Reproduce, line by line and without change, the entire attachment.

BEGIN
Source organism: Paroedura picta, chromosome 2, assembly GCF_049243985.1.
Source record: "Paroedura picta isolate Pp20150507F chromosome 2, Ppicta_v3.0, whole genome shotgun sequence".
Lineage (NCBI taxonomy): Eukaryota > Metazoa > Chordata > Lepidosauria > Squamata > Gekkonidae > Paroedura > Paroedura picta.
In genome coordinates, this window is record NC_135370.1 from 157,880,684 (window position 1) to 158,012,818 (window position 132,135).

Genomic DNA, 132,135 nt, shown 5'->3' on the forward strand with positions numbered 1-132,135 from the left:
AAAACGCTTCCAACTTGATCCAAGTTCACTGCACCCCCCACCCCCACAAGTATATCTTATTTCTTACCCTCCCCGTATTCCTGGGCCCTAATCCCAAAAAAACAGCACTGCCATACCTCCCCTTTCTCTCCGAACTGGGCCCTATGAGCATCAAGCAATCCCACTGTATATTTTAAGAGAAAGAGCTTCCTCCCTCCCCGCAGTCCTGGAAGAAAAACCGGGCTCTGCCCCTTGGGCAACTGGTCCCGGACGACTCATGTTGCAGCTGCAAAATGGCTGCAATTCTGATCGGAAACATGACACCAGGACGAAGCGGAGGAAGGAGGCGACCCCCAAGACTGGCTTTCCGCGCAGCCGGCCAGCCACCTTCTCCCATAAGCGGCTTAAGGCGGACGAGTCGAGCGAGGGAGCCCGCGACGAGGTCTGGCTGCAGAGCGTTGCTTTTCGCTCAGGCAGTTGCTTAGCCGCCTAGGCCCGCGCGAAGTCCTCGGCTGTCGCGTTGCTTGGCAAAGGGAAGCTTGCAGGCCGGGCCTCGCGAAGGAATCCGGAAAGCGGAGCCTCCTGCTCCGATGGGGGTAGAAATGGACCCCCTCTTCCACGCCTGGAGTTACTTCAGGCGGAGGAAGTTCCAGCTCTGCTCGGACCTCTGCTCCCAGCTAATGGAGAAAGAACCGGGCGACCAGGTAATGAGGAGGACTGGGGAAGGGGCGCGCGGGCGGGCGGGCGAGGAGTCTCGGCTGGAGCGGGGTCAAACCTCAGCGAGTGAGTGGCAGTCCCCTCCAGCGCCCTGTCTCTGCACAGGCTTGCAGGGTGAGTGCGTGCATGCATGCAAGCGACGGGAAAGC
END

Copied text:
Source organism: Paroedura picta, chromosome 2, assembly GCF_049243985.1.
Source record: "Paroedura picta isolate Pp20150507F chromosome 2, Ppicta_v3.0, whole genome shotgun sequence".
Lineage (NCBI taxonomy): Eukaryota > Metazoa > Chordata > Lepidosauria > Squamata > Gekkonidae > Paroedura > Paroedura picta.
In genome coordinates, this window is record NC_135370.1 from 157,880,684 (window position 1) to 158,012,818 (window position 132,135).

Genomic DNA, 132,135 nt, shown 5'->3' on the forward strand with positions numbered 1-132,135 from the left:
AAAACGCTTCCAACTTGATCCAAGTTCACTGCACCCCCCACCCCCACAAGTATATCTTATTTCTTACCCTCCCCGTATTCCTGGGCCCTAATCCCAAAAAAACAGCACTGCCATACCTCCCCTTTCTCTCCGAACTGGGCCCTATGAGCATCAAGCAATCCCACTGTATATTTTAAGAGAAAGAGCTTCCTCCCTCCCCGCAGTCCTGGAAGAAAAACCGGGCTCTGCCCCTTGGGCAACTGGTCCCGGACGACTCATGTTGCAGCTGCAAAATGGCTGCAATTCTGATCGGAAACATGACACCAGGACGAAGCGGAGGAAGGAGGCGACCCCCAAGACTGGCTTTCCGCGCAGCCGGCCAGCCACCTTCTCCCATAAGCGGCTTAAGGCGGACGAGTCGAGCGAGGGAGCCCGCGACGAGGTCTGGCTGCAGAGCGTTGCTTTTCGCTCAGGCAGTTGCTTAGCCGCCTAGGCCCGCGCGAAGTCCTCGGCTGTCGCGTTGCTTGGCAAAGGGAAGCTTGCAGGCCGGGCCTCGCGAAGGAATCCGGAAAGCGGAGCCTCCTGCTCCGATGGGGGTAGAAATGGACCCCCTCTTCCACGCCTGGAGTTACTTCAGGCGGAGGAAGTTCCAGCTCTGCTCGGACCTCTGCTCCCAGCTAATGGAGAAAGAACCGGGCGACCAGGTAATGAGGAGGACTGGGGAAGGGGCGCGCGGGCGGGCGGGCGAGGAGTCTCGGCTGGAGCGGGGTCAAACCTCAGCGAGTGAGTGGCAGTCCCCTCCAGCGCCCTGTCTCTGCACAGGCTTGCAGGGTGAGTGCGTGCATGCATGCAAGCGACGGGAAAGC